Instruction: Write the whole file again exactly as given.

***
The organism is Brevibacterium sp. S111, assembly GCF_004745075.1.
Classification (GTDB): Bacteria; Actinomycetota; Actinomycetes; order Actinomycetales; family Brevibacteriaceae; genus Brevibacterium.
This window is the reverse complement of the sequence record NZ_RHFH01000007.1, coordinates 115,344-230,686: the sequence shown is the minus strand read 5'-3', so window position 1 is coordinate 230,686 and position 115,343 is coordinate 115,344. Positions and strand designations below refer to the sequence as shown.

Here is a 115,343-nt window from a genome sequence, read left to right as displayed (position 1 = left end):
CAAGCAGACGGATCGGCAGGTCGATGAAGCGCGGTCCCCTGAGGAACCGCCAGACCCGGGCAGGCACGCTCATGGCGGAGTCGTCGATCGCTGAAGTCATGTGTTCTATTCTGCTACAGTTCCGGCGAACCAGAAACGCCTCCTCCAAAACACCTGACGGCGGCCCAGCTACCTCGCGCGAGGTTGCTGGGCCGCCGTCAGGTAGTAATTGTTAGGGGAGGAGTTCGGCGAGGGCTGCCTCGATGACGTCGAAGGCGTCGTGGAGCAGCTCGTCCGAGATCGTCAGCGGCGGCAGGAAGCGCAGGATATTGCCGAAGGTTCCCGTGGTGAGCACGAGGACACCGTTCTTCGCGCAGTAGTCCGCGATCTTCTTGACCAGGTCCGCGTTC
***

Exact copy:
The organism is Brevibacterium sp. S111, assembly GCF_004745075.1.
Classification (GTDB): Bacteria; Actinomycetota; Actinomycetes; order Actinomycetales; family Brevibacteriaceae; genus Brevibacterium.
This window is the reverse complement of the sequence record NZ_RHFH01000007.1, coordinates 115,344-230,686: the sequence shown is the minus strand read 5'-3', so window position 1 is coordinate 230,686 and position 115,343 is coordinate 115,344. Positions and strand designations below refer to the sequence as shown.

Here is a 115,343-nt window from a genome sequence, read left to right as displayed (position 1 = left end):
CAAGCAGACGGATCGGCAGGTCGATGAAGCGCGGTCCCCTGAGGAACCGCCAGACCCGGGCAGGCACGCTCATGGCGGAGTCGTCGATCGCTGAAGTCATGTGTTCTATTCTGCTACAGTTCCGGCGAACCAGAAACGCCTCCTCCAAAACACCTGACGGCGGCCCAGCTACCTCGCGCGAGGTTGCTGGGCCGCCGTCAGGTAGTAATTGTTAGGGGAGGAGTTCGGCGAGGGCTGCCTCGATGACGTCGAAGGCGTCGTGGAGCAGCTCGTCCGAGATCGTCAGCGGCGGCAGGAAGCGCAGGATATTGCCGAAGGTTCCCGTGGTGAGCACGAGGACACCGTTCTTCGCGCAGTAGTCCGCGATCTTCTTGACCAGGTCCGCGTTC